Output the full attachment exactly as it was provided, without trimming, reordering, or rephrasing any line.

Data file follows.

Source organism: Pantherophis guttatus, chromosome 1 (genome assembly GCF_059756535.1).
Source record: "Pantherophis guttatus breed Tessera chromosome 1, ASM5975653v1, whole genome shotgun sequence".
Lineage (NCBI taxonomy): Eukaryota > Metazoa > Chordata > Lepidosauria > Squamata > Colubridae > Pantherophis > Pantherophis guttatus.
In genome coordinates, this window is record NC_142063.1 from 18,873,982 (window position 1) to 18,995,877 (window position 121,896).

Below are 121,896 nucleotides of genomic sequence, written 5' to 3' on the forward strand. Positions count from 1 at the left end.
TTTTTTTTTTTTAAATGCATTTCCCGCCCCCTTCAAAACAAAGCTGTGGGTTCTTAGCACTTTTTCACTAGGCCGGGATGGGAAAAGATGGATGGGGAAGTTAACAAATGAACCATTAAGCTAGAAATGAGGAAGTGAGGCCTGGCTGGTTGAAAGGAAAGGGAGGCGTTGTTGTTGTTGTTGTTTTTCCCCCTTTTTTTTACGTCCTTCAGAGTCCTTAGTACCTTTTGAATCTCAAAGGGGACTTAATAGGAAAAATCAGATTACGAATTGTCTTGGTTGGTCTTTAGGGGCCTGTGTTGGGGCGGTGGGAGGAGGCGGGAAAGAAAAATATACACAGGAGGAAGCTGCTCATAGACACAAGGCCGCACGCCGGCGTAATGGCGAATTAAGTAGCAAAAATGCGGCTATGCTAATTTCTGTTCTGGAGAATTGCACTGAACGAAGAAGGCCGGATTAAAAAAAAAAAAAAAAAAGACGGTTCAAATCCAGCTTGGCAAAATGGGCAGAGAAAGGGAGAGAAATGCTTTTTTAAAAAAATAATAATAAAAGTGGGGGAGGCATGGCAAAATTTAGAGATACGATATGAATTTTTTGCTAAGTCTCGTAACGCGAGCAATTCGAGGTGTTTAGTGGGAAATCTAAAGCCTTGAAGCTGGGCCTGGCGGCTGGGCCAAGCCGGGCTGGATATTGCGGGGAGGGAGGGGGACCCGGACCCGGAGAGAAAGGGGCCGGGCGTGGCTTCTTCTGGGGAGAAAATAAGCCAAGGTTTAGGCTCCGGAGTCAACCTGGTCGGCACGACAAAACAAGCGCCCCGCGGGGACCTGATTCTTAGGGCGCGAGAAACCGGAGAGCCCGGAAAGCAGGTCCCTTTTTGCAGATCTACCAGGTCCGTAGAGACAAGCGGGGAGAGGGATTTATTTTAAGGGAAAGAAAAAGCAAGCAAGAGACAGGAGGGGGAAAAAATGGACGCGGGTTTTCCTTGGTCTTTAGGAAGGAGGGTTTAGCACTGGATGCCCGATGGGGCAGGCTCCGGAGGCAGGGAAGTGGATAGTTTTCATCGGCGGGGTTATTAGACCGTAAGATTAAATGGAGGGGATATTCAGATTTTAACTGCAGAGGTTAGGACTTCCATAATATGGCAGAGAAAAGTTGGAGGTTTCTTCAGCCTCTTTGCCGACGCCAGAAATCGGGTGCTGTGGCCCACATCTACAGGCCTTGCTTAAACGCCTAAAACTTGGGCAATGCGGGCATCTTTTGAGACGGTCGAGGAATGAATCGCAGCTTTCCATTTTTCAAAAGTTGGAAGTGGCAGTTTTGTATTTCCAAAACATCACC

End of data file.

Source organism: Pantherophis guttatus, chromosome 1 (genome assembly GCF_059756535.1).
Source record: "Pantherophis guttatus breed Tessera chromosome 1, ASM5975653v1, whole genome shotgun sequence".
Lineage (NCBI taxonomy): Eukaryota > Metazoa > Chordata > Lepidosauria > Squamata > Colubridae > Pantherophis > Pantherophis guttatus.
In genome coordinates, this window is record NC_142063.1 from 18,873,982 (window position 1) to 18,995,877 (window position 121,896).

Below are 121,896 nucleotides of genomic sequence, written 5' to 3' on the forward strand. Positions count from 1 at the left end.
TTTTTTTTTTTTAAATGCATTTCCCGCCCCCTTCAAAACAAAGCTGTGGGTTCTTAGCACTTTTTCACTAGGCCGGGATGGGAAAAGATGGATGGGGAAGTTAACAAATGAACCATTAAGCTAGAAATGAGGAAGTGAGGCCTGGCTGGTTGAAAGGAAAGGGAGGCGTTGTTGTTGTTGTTGTTTTTCCCCCTTTTTTTTACGTCCTTCAGAGTCCTTAGTACCTTTTGAATCTCAAAGGGGACTTAATAGGAAAAATCAGATTACGAATTGTCTTGGTTGGTCTTTAGGGGCCTGTGTTGGGGCGGTGGGAGGAGGCGGGAAAGAAAAATATACACAGGAGGAAGCTGCTCATAGACACAAGGCCGCACGCCGGCGTAATGGCGAATTAAGTAGCAAAAATGCGGCTATGCTAATTTCTGTTCTGGAGAATTGCACTGAACGAAGAAGGCCGGATTAAAAAAAAAAAAAAAAAAGACGGTTCAAATCCAGCTTGGCAAAATGGGCAGAGAAAGGGAGAGAAATGCTTTTTTAAAAAAATAATAATAAAAGTGGGGGAGGCATGGCAAAATTTAGAGATACGATATGAATTTTTTGCTAAGTCTCGTAACGCGAGCAATTCGAGGTGTTTAGTGGGAAATCTAAAGCCTTGAAGCTGGGCCTGGCGGCTGGGCCAAGCCGGGCTGGATATTGCGGGGAGGGAGGGGGACCCGGACCCGGAGAGAAAGGGGCCGGGCGTGGCTTCTTCTGGGGAGAAAATAAGCCAAGGTTTAGGCTCCGGAGTCAACCTGGTCGGCACGACAAAACAAGCGCCCCGCGGGGACCTGATTCTTAGGGCGCGAGAAACCGGAGAGCCCGGAAAGCAGGTCCCTTTTTGCAGATCTACCAGGTCCGTAGAGACAAGCGGGGAGAGGGATTTATTTTAAGGGAAAGAAAAAGCAAGCAAGAGACAGGAGGGGGAAAAAATGGACGCGGGTTTTCCTTGGTCTTTAGGAAGGAGGGTTTAGCACTGGATGCCCGATGGGGCAGGCTCCGGAGGCAGGGAAGTGGATAGTTTTCATCGGCGGGGTTATTAGACCGTAAGATTAAATGGAGGGGATATTCAGATTTTAACTGCAGAGGTTAGGACTTCCATAATATGGCAGAGAAAAGTTGGAGGTTTCTTCAGCCTCTTTGCCGACGCCAGAAATCGGGTGCTGTGGCCCACATCTACAGGCCTTGCTTAAACGCCTAAAACTTGGGCAATGCGGGCATCTTTTGAGACGGTCGAGGAATGAATCGCAGCTTTCCATTTTTCAAAAGTTGGAAGTGGCAGTTTTGTATTTCCAAAACATCACC